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  • Joshua Brown 1:15 am on November 17, 2011 Permalink | Reply  

    Guy on a Buffalo. 

  • Joshua Brown 11:48 am on September 18, 2011 Permalink | Reply  

    Dear Mr. Pat. It’s been 3 months and an entire VT Hokies summer/ 3 games into the regular season without a post to HeyHokie. Cincy-rly , A little disappointed

    (P.S. See how I incorporated your favorite city into the word “Sincerely”?

    • Mark 1:46 pm on September 30, 2011 Permalink | Reply

      Anyone going to the game this weekend? Ashbaugh’s will be there.

  • Joshua Brown 5:03 pm on May 3, 2010 Permalink | Reply  

    In the Boston Globe, by a very pro Boston writer, yet I believe that Mr. Leonard will enjoy.


    • Vengeful Pat 7:54 pm on May 3, 2010 Permalink | Reply

      I am pretty surprised by this article… usually people outside of Cleveland consider the city to be a craphole. I appreciate the love though. I do think that Shaugnessy’s green goggles might be pulled a little too tight though. In reality, this Celtics team is nowhere near as good as the 2008 team that won the Finals, and this Cavs team is much better than the one that took the Celts to 7 games before losing. It would be a pretty major upset for the Cavs to lose this series, seeing as how only something like 15% of teams historically were able to come back from going down 1-0 after the first game of the second round series. Hollinger wrote an article about it today on ESPN.com.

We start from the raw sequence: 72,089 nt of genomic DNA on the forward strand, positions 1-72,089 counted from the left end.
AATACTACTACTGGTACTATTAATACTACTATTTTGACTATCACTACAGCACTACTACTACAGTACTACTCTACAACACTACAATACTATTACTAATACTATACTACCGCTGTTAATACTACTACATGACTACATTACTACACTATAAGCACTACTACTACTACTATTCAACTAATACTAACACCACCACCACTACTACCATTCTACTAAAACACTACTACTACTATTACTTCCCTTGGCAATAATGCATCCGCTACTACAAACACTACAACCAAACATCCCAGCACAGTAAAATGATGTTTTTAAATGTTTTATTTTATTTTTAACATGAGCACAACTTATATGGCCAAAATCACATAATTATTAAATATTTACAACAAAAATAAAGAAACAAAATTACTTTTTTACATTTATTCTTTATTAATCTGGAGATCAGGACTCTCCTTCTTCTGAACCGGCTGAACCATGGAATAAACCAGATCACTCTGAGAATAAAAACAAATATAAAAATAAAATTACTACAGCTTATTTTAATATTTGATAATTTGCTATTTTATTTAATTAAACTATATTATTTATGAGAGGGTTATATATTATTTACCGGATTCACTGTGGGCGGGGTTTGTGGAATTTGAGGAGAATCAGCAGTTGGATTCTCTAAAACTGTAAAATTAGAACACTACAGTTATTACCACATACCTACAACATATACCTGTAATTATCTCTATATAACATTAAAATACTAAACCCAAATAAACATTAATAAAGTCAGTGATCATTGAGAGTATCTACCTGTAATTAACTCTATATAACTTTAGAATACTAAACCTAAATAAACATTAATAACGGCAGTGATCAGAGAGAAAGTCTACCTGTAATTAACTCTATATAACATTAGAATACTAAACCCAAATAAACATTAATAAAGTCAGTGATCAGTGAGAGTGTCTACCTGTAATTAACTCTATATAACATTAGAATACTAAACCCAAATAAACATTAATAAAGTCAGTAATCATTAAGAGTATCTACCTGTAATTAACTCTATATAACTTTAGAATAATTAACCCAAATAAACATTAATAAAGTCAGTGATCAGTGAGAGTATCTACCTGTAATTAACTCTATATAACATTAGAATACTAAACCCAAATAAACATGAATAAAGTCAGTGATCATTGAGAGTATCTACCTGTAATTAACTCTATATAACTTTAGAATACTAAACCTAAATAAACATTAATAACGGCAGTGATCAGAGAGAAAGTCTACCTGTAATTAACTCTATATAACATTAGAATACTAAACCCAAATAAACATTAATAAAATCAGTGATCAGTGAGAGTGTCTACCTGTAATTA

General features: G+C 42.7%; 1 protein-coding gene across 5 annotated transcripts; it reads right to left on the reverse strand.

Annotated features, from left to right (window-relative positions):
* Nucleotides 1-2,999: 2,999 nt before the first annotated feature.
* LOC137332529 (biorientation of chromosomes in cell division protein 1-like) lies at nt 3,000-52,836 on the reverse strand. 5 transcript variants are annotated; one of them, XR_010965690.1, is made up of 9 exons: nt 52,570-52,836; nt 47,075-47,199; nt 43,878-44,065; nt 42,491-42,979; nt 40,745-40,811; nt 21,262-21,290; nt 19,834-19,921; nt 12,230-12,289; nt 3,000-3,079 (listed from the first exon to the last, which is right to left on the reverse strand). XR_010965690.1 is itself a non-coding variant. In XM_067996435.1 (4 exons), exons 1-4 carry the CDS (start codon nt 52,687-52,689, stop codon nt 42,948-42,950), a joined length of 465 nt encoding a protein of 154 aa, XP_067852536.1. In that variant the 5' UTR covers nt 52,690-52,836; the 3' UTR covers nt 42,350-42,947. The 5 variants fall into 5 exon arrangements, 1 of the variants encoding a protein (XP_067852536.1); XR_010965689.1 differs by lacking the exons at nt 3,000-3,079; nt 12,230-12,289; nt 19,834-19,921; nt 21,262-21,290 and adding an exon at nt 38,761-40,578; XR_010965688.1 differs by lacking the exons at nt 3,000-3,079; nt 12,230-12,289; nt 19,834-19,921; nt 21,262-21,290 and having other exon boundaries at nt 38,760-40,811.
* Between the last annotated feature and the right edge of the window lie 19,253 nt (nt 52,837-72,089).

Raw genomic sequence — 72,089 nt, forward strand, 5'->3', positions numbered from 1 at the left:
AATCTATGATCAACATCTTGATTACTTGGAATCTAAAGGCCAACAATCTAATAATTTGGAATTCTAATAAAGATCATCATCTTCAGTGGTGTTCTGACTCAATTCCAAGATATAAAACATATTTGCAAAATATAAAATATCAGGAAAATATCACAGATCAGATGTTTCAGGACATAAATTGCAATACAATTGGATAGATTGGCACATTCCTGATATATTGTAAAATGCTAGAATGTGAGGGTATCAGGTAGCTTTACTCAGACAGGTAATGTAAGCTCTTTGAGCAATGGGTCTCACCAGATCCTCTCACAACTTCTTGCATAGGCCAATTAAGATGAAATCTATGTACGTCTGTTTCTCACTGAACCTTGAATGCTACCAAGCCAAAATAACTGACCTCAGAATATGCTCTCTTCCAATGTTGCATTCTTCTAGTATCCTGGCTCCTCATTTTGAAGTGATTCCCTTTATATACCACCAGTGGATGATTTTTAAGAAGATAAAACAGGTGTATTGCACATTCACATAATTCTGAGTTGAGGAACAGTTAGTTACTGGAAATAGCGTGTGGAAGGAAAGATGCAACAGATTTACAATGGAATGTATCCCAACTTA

• Joshua Brown 10:08 pm on May 3, 2010 Permalink | Reply

        like i said, this isn’t no Tony Mazzaroti. Shaughnessy is boston through and through, and yeah you gotta be pretty jaded to think that Boston will actually win this series… which they will. I want green goggles.

        • Vengeful Pat 8:05 pm on May 4, 2010 Permalink

          Wow, those green goggles really seem to be working. I say keep wearing them… LeBron and the rest of the Cavs looked like dog vomit last night!

        • Joshua Brown 2:02 am on May 15, 2010 Permalink

          if it makes you feel any better i would have much preferred a B’s win over a C’s. Here’s to you Mr. Robinson. Jesus loves you more than you can know. Oh oh oh.